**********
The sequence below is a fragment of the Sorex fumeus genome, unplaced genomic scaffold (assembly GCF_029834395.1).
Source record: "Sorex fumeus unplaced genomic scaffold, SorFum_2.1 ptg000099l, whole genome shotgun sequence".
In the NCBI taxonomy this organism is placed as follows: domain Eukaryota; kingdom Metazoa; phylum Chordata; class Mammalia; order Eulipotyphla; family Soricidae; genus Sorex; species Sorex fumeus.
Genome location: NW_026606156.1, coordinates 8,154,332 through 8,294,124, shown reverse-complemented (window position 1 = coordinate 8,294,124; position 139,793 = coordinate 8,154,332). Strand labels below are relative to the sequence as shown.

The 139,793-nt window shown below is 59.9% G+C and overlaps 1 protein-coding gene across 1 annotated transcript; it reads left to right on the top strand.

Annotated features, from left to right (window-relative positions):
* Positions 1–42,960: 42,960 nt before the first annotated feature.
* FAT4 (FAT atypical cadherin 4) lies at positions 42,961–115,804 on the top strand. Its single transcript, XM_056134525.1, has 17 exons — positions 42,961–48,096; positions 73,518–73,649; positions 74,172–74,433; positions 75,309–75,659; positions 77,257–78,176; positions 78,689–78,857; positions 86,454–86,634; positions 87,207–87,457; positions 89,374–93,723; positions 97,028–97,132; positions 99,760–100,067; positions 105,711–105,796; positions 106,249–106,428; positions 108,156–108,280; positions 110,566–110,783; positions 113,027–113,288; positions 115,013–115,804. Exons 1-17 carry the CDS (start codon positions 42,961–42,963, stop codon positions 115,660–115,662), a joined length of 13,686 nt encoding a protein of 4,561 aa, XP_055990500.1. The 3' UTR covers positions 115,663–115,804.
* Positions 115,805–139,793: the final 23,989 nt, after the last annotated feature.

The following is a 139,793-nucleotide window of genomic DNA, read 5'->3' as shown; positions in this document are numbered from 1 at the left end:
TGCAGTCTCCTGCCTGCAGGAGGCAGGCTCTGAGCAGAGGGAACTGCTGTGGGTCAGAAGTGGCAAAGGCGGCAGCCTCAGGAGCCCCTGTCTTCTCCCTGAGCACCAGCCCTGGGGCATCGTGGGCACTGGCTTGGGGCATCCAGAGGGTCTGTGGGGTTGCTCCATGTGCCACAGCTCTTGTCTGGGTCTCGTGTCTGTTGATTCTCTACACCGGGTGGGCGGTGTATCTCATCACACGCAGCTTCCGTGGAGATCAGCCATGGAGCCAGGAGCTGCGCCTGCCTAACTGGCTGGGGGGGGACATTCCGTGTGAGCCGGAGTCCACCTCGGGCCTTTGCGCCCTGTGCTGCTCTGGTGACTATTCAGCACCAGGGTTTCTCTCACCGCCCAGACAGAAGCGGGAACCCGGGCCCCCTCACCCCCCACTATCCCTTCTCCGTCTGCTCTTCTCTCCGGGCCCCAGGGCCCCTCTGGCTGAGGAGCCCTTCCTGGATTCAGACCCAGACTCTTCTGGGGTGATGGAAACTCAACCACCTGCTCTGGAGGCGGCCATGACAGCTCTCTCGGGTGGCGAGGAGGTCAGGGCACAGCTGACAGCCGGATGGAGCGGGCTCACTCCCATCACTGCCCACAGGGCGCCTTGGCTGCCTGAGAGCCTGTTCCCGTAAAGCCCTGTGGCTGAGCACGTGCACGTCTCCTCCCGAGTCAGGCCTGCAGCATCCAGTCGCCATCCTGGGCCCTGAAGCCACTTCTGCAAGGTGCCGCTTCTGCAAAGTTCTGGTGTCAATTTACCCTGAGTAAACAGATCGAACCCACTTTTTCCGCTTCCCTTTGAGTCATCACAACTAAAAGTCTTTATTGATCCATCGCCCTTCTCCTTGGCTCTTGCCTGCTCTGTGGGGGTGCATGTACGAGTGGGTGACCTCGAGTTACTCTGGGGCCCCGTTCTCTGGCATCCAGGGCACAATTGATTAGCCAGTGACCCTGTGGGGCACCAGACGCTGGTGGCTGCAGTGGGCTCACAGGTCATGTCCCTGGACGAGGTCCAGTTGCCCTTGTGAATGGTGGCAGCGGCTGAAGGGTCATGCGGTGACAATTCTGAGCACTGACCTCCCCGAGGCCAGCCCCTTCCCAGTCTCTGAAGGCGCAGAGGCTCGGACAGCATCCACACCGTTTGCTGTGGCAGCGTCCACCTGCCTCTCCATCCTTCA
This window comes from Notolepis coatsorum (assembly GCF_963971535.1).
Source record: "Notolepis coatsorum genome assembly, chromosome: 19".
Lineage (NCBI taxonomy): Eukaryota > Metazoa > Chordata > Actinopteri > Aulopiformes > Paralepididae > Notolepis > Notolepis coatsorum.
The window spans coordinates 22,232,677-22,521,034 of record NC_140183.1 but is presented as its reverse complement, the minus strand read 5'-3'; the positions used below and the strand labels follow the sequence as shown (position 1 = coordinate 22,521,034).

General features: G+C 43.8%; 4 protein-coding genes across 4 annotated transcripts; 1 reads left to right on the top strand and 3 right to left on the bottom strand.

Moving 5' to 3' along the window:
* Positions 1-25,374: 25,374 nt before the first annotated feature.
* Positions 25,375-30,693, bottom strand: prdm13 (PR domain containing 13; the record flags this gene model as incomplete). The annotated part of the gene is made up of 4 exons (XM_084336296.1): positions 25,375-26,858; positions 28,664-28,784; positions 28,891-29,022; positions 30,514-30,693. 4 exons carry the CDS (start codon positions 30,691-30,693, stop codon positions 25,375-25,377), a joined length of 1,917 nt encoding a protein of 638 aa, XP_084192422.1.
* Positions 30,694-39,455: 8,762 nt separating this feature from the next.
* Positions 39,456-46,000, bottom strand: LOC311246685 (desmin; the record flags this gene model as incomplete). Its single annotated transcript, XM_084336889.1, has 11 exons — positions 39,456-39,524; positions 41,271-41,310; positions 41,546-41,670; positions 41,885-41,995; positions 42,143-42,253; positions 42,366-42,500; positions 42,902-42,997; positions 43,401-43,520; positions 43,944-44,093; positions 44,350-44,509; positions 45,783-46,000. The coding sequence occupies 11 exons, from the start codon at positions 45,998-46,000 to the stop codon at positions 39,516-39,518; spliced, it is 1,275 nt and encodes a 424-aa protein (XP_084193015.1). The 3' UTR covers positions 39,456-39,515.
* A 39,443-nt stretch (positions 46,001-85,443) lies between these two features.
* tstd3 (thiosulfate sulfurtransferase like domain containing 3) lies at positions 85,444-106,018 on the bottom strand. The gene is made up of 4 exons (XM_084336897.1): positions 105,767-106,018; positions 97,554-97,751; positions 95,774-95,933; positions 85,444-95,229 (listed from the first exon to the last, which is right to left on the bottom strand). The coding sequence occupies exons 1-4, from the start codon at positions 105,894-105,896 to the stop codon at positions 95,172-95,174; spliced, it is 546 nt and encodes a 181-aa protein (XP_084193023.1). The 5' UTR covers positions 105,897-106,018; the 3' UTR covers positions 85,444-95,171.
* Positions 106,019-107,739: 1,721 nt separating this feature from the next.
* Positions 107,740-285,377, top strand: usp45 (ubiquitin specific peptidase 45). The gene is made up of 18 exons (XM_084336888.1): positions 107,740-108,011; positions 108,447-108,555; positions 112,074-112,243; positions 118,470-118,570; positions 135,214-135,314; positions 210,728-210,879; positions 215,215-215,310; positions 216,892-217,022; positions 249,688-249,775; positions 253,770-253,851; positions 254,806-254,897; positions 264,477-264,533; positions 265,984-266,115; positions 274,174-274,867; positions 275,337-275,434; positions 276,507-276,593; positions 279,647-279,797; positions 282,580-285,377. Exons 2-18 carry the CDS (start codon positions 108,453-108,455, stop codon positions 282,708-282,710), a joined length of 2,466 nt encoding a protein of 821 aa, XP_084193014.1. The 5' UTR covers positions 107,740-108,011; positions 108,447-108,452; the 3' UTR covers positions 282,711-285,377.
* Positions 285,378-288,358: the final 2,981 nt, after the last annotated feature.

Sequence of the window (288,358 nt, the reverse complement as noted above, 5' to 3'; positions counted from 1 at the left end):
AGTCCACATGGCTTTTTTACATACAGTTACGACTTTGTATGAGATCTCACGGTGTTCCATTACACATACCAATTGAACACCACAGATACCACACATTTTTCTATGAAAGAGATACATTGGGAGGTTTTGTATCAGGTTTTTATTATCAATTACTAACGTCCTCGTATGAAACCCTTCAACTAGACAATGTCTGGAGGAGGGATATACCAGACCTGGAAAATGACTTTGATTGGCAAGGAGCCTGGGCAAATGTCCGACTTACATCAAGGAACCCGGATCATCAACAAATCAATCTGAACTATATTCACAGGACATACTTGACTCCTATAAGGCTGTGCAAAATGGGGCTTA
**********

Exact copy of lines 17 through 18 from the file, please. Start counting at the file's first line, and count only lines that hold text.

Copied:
Moving 5' to 3' along the window:
* Positions 1-25,374: 25,374 nt before the first annotated feature.